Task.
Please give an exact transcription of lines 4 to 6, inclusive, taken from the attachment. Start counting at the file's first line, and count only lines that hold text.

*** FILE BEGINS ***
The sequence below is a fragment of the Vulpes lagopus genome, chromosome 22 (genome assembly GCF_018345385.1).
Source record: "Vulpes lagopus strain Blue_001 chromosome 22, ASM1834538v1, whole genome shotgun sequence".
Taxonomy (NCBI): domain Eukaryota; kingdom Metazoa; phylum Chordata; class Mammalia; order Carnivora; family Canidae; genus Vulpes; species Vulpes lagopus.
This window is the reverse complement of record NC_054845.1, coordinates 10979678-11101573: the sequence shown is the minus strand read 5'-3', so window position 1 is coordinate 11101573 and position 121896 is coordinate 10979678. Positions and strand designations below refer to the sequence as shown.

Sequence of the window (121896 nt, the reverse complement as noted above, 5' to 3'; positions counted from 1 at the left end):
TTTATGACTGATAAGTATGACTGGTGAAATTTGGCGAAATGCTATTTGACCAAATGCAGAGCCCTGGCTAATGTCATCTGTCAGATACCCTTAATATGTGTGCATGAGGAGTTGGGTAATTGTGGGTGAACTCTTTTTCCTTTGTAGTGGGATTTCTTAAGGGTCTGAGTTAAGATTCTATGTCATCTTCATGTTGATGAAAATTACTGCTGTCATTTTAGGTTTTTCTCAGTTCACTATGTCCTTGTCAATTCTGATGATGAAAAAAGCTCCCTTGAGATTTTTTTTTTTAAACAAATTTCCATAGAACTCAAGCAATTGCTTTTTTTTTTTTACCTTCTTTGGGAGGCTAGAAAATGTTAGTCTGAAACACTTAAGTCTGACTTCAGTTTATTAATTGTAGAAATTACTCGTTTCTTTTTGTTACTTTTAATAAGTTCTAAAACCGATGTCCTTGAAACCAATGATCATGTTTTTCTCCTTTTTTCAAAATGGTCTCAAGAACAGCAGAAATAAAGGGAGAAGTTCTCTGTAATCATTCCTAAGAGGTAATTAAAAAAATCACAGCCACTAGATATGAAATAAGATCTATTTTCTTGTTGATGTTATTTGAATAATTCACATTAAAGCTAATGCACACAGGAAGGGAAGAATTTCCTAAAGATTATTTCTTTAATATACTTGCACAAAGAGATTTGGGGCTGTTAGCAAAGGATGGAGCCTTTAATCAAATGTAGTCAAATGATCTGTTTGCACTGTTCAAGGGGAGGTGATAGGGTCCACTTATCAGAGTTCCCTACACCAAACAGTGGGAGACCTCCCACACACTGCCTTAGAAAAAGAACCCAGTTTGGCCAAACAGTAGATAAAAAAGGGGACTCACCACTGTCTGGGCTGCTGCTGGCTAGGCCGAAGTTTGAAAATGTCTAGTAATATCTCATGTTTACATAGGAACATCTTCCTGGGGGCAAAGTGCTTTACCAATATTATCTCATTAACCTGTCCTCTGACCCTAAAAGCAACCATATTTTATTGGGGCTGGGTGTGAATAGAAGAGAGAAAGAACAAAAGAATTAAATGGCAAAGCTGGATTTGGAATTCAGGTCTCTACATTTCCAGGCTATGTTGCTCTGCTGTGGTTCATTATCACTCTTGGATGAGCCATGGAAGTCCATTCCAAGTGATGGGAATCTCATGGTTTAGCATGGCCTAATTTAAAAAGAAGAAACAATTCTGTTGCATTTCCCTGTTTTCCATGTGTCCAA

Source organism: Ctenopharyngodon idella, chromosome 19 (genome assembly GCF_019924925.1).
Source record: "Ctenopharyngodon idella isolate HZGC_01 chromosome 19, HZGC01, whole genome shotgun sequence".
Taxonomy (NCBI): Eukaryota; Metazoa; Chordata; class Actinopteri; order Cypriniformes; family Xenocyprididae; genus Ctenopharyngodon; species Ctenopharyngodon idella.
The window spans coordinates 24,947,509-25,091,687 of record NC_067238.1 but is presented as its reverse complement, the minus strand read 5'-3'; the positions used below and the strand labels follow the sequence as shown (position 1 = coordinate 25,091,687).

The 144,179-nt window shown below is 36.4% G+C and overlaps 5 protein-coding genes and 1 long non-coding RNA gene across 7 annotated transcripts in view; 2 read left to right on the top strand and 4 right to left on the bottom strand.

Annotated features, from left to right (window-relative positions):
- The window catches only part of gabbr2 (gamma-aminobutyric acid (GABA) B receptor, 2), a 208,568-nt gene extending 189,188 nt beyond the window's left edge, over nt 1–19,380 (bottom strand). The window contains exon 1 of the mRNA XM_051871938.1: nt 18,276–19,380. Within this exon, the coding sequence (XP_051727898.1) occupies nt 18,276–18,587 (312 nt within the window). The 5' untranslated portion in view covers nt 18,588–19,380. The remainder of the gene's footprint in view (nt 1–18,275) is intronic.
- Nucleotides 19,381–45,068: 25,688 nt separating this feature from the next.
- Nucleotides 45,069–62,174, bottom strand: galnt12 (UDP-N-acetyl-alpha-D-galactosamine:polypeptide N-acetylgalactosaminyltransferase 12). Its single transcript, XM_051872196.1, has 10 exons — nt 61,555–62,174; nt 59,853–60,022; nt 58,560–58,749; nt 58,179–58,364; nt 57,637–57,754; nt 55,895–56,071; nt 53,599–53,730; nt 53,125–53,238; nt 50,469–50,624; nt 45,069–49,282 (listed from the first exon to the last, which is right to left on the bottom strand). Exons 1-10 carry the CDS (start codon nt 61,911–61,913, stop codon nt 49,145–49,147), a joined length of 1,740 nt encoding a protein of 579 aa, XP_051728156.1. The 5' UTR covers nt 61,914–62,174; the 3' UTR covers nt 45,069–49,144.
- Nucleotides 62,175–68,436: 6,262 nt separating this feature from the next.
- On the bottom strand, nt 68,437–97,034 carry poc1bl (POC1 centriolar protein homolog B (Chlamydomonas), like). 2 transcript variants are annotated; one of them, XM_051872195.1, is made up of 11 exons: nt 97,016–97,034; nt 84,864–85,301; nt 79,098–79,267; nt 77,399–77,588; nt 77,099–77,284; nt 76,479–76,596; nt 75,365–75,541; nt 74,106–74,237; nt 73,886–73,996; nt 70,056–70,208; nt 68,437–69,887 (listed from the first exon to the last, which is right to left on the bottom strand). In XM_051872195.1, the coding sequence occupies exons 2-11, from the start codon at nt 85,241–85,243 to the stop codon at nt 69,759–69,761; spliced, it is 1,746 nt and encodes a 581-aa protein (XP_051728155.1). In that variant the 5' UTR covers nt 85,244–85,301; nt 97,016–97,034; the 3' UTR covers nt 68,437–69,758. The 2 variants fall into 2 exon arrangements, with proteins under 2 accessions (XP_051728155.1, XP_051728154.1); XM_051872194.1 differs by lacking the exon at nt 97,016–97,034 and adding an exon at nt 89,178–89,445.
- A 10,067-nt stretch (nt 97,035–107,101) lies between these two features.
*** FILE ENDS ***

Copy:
This window is the reverse complement of record NC_054845.1, coordinates 10979678-11101573: the sequence shown is the minus strand read 5'-3', so window position 1 is coordinate 11101573 and position 121896 is coordinate 10979678. Positions and strand designations below refer to the sequence as shown.

Sequence of the window (121896 nt, the reverse complement as noted above, 5' to 3'; positions counted from 1 at the left end):
TTTATGACTGATAAGTATGACTGGTGAAATTTGGCGAAATGCTATTTGACCAAATGCAGAGCCCTGGCTAATGTCATCTGTCAGATACCCTTAATATGTGTGCATGAGGAGTTGGGTAATTGTGGGTGAACTCTTTTTCCTTTGTAGTGGGATTTCTTAAGGGTCTGAGTTAAGATTCTATGTCATCTTCATGTTGATGAAAATTACTGCTGTCATTTTAGGTTTTTCTCAGTTCACTATGTCCTTGTCAATTCTGATGATGAAAAAAGCTCCCTTGAGATTTTTTTTTTTAAACAAATTTCCATAGAACTCAAGCAATTGCTTTTTTTTTTTTACCTTCTTTGGGAGGCTAGAAAATGTTAGTCTGAAACACTTAAGTCTGACTTCAGTTTATTAATTGTAGAAATTACTCGTTTCTTTTTGTTACTTTTAATAAGTTCTAAAACCGATGTCCTTGAAACCAATGATCATGTTTTTCTCCTTTTTTCAAAATGGTCTCAAGAACAGCAGAAATAAAGGGAGAAGTTCTCTGTAATCATTCCTAAGAGGTAATTAAAAAAATCACAGCCACTAGATATGAAATAAGATCTATTTTCTTGTTGATGTTATTTGAATAATTCACATTAAAGCTAATGCACACAGGAAGGGAAGAATTTCCTAAAGATTATTTCTTTAATATACTTGCACAAAGAGATTTGGGGCTGTTAGCAAAGGATGGAGCCTTTAATCAAATGTAGTCAAATGATCTGTTTGCACTGTTCAAGGGGAGGTGATAGGGTCCACTTATCAGAGTTCCCTACACCAAACAGTGGGAGACCTCCCACACACTGCCTTAGAAAAAGAACCCAGTTTGGCCAAACAGTAGATAAAAAAGGGGACTCACCACTGTCTGGGCTGCTGCTGGCTAGGCCGAAGTTTGAAAATGTCTAGTAATATCTCATGTTTACATAGGAACATCTTCCTGGGGGCAAAGTGCTTTACCAATATTATCTCATTAACCTGTCCTCTGACCCTAAAAGCAACCATATTTTATTGGGGCTGGGTGTGAATAGAAGAGAGAAAGAACAAAAGAATTAAATGGCAAAGCTGGATTTGGAATTCAGGTCTCTACATTTCCAGGCTATGTTGCTCTGCTGTGGTTCATTATCACTCTTGGATGAGCCATGGAAGTCCATTCCAAGTGATGGGAATCTCATGGTTTAGCATGGCCTAATTTAAAAAGAAGAAACAATTCTGTTGCATTTCCCTGTTTTCCATGTGTCCAA